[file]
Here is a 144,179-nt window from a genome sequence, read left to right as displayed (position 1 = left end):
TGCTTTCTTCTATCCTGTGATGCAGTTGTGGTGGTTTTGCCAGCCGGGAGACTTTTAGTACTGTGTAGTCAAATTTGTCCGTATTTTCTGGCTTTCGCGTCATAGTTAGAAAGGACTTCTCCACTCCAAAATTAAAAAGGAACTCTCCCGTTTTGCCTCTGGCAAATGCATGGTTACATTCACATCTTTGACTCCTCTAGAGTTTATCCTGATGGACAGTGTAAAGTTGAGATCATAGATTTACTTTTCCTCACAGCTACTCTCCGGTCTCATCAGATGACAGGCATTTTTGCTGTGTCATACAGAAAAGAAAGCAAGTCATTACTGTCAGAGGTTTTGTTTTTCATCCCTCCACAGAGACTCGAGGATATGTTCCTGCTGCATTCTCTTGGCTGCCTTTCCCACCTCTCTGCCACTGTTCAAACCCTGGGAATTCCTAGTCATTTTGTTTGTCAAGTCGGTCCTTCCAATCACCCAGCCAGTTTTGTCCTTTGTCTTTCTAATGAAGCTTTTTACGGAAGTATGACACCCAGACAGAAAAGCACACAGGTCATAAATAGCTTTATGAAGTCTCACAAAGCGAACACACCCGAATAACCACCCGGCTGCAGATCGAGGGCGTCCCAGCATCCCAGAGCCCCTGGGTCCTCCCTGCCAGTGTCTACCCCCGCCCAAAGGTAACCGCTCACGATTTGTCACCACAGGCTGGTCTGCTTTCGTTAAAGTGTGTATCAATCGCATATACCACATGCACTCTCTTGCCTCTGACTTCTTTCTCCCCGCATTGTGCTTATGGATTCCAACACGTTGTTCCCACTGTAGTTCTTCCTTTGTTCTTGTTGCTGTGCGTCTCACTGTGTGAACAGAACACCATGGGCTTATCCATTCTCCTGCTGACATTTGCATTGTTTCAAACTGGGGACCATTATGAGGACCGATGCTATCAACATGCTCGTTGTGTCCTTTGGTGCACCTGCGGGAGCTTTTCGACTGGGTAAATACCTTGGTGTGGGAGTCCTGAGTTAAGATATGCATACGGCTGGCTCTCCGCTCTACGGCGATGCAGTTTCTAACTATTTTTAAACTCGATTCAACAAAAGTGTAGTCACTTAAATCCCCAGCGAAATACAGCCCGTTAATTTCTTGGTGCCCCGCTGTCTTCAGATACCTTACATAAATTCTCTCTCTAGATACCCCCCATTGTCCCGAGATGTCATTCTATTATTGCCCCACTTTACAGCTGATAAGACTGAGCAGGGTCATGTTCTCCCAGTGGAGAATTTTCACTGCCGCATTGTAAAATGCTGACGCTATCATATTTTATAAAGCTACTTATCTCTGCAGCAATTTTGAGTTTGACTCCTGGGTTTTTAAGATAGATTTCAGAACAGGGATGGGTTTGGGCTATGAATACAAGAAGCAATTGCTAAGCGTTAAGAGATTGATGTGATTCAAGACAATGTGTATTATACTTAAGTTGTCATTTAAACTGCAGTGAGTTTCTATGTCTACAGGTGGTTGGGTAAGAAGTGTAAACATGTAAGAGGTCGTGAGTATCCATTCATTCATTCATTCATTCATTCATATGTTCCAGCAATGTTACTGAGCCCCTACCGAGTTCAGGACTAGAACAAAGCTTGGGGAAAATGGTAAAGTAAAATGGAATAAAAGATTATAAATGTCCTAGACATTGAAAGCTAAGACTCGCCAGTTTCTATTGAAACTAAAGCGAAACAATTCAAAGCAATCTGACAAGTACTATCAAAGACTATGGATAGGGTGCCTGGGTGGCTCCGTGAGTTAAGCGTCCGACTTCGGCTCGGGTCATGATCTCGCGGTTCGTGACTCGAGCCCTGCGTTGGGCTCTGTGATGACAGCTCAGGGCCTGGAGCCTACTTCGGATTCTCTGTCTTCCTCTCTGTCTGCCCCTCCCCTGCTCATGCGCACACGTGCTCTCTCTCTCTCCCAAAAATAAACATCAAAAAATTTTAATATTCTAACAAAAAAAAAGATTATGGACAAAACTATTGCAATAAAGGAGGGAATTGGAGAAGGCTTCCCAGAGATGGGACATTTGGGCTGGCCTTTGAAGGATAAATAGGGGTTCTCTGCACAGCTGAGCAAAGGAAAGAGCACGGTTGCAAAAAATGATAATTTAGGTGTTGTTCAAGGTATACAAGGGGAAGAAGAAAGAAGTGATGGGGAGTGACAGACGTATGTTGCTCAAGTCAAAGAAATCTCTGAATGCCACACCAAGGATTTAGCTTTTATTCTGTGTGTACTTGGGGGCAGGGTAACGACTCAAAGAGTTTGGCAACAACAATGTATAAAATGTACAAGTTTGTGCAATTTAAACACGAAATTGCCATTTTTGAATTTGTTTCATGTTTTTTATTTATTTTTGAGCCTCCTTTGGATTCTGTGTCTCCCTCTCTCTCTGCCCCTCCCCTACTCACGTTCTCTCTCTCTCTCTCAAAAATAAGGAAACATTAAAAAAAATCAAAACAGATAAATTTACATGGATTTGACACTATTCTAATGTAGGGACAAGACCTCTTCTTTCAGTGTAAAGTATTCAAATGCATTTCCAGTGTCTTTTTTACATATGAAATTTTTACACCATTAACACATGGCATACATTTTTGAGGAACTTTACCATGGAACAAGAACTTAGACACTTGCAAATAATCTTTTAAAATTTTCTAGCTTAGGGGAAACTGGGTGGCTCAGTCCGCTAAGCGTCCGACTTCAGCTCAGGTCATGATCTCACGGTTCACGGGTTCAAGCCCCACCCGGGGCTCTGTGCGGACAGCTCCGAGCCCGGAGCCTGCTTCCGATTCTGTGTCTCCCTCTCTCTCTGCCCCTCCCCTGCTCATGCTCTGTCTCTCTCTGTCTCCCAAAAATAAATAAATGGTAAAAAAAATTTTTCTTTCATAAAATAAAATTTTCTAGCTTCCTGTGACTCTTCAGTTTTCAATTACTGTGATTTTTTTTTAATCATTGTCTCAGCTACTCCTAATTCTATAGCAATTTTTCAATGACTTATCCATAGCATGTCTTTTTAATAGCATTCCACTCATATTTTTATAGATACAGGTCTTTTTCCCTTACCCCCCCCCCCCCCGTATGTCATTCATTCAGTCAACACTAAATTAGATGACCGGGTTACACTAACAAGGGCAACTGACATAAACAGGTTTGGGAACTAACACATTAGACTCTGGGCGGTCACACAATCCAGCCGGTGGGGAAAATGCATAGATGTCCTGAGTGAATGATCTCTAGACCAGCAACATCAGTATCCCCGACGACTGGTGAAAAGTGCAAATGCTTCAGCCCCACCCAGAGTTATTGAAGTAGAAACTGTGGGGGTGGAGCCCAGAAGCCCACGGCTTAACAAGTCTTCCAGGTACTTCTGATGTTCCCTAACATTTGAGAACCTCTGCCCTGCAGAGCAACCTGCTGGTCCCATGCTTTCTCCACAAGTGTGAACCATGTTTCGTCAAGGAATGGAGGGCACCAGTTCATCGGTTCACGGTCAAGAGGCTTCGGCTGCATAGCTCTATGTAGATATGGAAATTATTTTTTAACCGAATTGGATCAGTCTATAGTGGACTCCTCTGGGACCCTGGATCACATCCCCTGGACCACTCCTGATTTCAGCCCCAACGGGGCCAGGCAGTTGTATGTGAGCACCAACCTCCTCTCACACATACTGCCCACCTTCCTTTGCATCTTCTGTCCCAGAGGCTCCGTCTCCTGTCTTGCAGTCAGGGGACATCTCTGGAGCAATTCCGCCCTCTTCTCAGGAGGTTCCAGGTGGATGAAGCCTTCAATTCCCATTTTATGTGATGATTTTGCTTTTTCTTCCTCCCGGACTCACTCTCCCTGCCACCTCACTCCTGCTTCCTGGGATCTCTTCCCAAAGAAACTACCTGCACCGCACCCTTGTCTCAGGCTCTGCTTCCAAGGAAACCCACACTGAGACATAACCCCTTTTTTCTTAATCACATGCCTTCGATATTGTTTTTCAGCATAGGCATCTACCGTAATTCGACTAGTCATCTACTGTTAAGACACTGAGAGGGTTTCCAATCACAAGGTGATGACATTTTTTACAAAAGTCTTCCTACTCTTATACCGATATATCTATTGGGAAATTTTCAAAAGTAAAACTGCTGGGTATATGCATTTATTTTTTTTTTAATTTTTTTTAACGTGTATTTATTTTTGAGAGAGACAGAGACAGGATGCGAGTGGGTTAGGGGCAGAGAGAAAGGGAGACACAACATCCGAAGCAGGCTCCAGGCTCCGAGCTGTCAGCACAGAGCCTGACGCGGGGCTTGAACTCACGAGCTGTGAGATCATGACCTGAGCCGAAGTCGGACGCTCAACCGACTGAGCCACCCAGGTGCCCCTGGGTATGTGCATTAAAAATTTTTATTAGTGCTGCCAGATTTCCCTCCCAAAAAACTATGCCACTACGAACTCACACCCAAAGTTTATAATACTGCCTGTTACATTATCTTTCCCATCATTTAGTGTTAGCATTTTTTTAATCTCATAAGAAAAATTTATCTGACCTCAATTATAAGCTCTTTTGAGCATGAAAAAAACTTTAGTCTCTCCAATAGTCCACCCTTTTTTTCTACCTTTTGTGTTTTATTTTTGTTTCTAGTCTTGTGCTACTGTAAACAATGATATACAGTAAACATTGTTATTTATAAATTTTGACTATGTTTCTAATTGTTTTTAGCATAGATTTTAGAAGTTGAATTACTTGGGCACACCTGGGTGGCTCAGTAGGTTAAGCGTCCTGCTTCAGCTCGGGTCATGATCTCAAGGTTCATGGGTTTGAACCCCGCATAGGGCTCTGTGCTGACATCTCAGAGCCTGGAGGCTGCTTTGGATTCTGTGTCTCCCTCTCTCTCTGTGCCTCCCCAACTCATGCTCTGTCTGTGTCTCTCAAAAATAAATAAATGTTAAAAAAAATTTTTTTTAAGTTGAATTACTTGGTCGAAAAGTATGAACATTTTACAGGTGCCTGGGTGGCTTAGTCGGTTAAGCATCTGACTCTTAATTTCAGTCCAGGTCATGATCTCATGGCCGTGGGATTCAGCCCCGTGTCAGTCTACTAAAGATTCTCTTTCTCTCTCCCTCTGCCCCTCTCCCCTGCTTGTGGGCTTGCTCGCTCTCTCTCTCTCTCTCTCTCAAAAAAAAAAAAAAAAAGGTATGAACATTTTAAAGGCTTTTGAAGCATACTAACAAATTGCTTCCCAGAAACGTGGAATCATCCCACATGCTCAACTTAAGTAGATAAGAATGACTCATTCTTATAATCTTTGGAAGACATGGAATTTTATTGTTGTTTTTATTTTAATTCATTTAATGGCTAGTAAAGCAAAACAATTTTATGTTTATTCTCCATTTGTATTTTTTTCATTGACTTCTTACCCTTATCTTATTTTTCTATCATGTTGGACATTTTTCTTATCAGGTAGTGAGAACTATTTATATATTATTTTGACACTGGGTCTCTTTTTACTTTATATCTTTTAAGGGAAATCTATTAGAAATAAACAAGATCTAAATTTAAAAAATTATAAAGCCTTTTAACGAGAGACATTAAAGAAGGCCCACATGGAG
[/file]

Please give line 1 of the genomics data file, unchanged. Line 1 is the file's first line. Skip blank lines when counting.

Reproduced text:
Here is a 144,179-nt window from a genome sequence, read left to right as displayed (position 1 = left end):